How to create a pain flare plan that works for you

Chronic Conditions
September 11, 2019
Nicole Cozean
Young_women_interstitial_cystitis

What are flares?

A flare is a period of intense pain or increase in symptoms which is more severe than day-to-day chronic pain. Flares can last hours or days and there’s often no set pattern. They can come on quickly, without warning, and it can be difficult to pinpoint why. 

Flares are one of the biggest challenges with living with chronic illness.

They upregulate the nervous system and put the body into ‘fight-or-flight’ mode, making it harder to make smart decisions to manage and ease the flare. For that reason, it’s really critical to have a plan in place before a flare hits.

What is a fare plan?

A flare plan is a tool that helps you deal with flares when they happen.

When you write your flare plan you have anticipated what will happen with a flare, thought about how to best reduce the impact and have a clear checklist to follow. So, when you’re in a flare and you can’t concentrate, you know exactly what you can do to ease the pain.

Every person’s flare plan is unique because everyone’s experiences, triggers and management techniques are unique.

Your plan will get you thinking about what is most effective for you.

Creating a fare plan

Creating a flare plan gives you a good reason to step back and take a look at your condition. 

What are the self-care things that are most helpful? These are the things you can do to help reverse a flare, but also what you can be doing consistently to prevent one in the future.

Who are the medical practitioners who give you the most help? Who do you feel the best after seeing? Is there a part of your medical team that you’re missing? Having your team in place prior to a flare makes it easier to know who to call when you feel it coming on.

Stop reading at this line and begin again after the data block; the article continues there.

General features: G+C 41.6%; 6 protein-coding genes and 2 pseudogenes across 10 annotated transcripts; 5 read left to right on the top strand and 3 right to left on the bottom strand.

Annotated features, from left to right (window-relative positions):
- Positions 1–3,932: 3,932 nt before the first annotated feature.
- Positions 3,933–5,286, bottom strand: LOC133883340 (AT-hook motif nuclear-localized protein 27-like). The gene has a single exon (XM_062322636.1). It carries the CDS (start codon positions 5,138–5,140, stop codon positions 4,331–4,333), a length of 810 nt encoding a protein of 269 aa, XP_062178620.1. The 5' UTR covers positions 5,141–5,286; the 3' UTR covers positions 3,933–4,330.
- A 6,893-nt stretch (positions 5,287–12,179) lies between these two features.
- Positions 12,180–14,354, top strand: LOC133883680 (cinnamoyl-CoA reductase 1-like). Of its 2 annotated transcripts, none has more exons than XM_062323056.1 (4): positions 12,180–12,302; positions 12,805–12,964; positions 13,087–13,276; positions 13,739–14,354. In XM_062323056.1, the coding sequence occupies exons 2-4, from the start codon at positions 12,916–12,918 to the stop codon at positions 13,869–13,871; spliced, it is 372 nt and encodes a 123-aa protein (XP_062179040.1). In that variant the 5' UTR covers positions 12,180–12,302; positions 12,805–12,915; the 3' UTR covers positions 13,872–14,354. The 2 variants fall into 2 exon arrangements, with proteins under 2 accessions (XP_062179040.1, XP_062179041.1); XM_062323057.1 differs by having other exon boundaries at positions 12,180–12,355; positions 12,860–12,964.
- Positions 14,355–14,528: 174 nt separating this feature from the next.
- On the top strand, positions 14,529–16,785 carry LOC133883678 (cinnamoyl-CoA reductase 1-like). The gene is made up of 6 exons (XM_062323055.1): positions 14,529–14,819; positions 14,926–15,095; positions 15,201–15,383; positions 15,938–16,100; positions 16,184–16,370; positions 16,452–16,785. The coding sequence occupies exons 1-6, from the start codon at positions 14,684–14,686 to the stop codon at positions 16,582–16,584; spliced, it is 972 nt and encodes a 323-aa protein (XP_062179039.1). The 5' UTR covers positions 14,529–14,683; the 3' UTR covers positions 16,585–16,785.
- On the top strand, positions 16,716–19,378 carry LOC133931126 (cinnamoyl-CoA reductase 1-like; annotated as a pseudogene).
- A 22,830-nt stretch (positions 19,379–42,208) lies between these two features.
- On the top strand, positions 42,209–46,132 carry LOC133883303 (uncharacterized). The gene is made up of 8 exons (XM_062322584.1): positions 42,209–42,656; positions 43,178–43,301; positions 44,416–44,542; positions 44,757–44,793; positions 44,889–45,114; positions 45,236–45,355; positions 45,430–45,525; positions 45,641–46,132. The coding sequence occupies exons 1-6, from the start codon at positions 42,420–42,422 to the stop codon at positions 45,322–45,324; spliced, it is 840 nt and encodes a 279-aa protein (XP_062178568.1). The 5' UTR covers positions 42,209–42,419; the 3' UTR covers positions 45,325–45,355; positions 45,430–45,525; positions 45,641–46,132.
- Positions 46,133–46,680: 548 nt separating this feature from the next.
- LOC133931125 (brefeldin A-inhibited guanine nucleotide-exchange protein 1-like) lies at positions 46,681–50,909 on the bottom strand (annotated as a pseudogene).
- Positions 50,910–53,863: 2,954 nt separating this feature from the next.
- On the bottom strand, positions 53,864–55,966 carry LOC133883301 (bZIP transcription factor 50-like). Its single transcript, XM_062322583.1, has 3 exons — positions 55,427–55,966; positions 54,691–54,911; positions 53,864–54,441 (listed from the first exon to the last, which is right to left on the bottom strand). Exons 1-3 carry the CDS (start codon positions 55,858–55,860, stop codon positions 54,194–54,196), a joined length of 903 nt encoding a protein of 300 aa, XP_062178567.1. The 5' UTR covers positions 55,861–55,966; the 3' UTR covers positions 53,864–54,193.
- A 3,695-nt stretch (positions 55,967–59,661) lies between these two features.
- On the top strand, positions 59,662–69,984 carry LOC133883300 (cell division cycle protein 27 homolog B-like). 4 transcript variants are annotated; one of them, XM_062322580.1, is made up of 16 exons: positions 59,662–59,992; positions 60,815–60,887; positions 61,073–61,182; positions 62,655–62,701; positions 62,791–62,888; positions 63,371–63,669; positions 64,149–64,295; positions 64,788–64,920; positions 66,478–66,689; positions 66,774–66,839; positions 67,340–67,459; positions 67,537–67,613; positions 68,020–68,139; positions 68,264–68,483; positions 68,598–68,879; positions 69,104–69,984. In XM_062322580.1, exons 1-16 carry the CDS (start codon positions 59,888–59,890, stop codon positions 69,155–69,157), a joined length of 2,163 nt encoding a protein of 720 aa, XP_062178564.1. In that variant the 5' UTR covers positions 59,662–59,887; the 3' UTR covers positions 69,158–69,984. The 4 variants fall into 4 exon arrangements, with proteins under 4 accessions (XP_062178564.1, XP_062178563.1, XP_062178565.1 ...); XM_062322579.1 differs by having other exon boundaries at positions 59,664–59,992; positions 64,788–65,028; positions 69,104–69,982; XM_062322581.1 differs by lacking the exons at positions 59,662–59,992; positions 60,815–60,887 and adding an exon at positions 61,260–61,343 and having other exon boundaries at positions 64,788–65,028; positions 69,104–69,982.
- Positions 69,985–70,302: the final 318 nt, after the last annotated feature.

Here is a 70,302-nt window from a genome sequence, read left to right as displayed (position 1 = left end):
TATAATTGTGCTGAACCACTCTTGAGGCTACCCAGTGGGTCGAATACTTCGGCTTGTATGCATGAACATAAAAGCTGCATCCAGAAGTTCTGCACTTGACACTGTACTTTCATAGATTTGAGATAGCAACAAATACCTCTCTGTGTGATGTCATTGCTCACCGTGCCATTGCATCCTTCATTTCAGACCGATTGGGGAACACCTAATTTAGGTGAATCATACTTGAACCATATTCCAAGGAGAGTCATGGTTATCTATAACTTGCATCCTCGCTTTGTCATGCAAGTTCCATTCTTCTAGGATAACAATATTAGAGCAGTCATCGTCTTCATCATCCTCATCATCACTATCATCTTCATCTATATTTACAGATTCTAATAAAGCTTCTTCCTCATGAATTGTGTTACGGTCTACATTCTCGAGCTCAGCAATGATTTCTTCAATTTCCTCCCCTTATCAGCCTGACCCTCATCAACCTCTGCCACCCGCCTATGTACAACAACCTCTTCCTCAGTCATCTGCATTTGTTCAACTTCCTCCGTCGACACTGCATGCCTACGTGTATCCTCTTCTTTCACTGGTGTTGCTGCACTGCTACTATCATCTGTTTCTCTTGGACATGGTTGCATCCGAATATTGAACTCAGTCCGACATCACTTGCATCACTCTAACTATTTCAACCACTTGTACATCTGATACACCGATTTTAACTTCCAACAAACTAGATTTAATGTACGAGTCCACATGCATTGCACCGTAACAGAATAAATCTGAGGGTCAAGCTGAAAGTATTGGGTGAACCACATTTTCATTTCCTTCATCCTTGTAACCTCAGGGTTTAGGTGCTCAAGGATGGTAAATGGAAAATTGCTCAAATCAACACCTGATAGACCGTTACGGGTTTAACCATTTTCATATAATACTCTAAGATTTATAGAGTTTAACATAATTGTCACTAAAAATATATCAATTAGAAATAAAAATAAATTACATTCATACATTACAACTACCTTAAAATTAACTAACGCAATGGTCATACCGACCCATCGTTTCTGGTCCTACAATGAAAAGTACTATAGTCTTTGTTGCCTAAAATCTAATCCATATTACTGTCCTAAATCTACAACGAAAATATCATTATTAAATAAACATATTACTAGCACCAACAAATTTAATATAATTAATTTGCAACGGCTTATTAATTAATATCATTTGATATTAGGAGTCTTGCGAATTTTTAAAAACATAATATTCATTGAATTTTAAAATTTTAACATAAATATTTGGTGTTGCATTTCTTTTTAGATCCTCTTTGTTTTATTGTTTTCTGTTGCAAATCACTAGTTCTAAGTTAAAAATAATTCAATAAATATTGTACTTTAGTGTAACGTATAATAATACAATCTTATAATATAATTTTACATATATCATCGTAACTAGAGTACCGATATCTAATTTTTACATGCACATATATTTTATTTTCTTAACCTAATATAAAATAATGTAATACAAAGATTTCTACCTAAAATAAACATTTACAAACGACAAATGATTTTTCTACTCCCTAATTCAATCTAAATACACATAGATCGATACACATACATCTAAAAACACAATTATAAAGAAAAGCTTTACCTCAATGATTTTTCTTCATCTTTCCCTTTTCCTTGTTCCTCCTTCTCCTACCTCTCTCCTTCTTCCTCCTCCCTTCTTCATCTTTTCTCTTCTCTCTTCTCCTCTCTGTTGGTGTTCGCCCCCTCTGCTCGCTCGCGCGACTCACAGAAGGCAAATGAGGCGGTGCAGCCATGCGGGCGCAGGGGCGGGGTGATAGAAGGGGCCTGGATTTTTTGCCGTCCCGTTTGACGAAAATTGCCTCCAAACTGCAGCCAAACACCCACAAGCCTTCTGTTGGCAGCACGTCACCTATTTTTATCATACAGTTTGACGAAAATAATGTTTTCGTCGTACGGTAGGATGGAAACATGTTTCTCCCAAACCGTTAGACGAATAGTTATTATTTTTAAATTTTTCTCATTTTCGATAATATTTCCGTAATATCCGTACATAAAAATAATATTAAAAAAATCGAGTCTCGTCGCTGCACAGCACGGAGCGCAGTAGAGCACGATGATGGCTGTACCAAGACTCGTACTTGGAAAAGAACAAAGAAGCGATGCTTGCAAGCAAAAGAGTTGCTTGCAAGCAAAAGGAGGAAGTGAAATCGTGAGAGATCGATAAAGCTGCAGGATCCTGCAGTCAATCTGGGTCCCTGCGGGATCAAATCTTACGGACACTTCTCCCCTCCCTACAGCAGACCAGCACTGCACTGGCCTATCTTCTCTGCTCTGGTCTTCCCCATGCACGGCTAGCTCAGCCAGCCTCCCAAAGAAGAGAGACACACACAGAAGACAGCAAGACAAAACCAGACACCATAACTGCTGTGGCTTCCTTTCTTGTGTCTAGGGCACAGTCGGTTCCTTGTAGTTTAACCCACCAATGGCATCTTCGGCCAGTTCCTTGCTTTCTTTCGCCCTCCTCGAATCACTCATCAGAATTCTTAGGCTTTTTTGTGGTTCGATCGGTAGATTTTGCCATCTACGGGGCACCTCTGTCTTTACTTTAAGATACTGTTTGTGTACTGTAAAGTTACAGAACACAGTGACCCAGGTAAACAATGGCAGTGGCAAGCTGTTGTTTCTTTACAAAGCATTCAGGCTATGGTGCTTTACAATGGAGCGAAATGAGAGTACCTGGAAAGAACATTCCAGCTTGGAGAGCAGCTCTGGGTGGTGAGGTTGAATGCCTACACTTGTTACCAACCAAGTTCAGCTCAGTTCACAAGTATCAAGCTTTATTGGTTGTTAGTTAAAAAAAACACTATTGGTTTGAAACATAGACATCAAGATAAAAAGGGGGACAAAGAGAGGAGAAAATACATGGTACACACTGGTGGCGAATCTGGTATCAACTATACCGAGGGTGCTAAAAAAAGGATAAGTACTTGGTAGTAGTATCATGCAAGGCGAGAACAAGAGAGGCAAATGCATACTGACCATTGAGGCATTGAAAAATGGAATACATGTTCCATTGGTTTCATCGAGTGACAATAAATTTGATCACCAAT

What are the foods that you really enjoy, that you know are safe, and that are easy to make?  Maybe you always have the ingredients on hand, or make something you enjoy and freeze it for future use. You want to be confident in what you’re putting into your body during a flare.

Below are some flare busting examples across different categories for you to think about including in your plan, but you know your body best – it’s important that you consider your own needs and circumstances to come up with your unique flare busting plan that will work for you.

Personal flare busters

Start by writing down your top three personal flare busters. Use the examples below or come up with your own.

Personal flare busters are things that you know bring benefit to your body and are entirely in your control. They are things that you can do yourself and can make a significant difference in symptoms. 

These are your first line of defence. If you feel a flare coming on, or are in the midst of one, start with these to minimise the impact.

Examples:

  • Deep breathing
  • Warm bath
  • Meditation
  • Yoga
  • Skin rolling
  • Trigger point release
  • Pelvic floor stretches
  • Support group meeting
  • Pain medication

Medical interventions

Next, let’s look at what medical interventions provide the most relief for you. This is where you want to think about what interventions provide you with the most relief. 

When you feel the flare coming on, book an appointment for one of your interventions as soon as possible. Get on a waitlist, or (politely) continue to call to see if they can squeeze you in. The earlier you can catch a flare the less time it has to build. This is the time to use the experience of your medical team!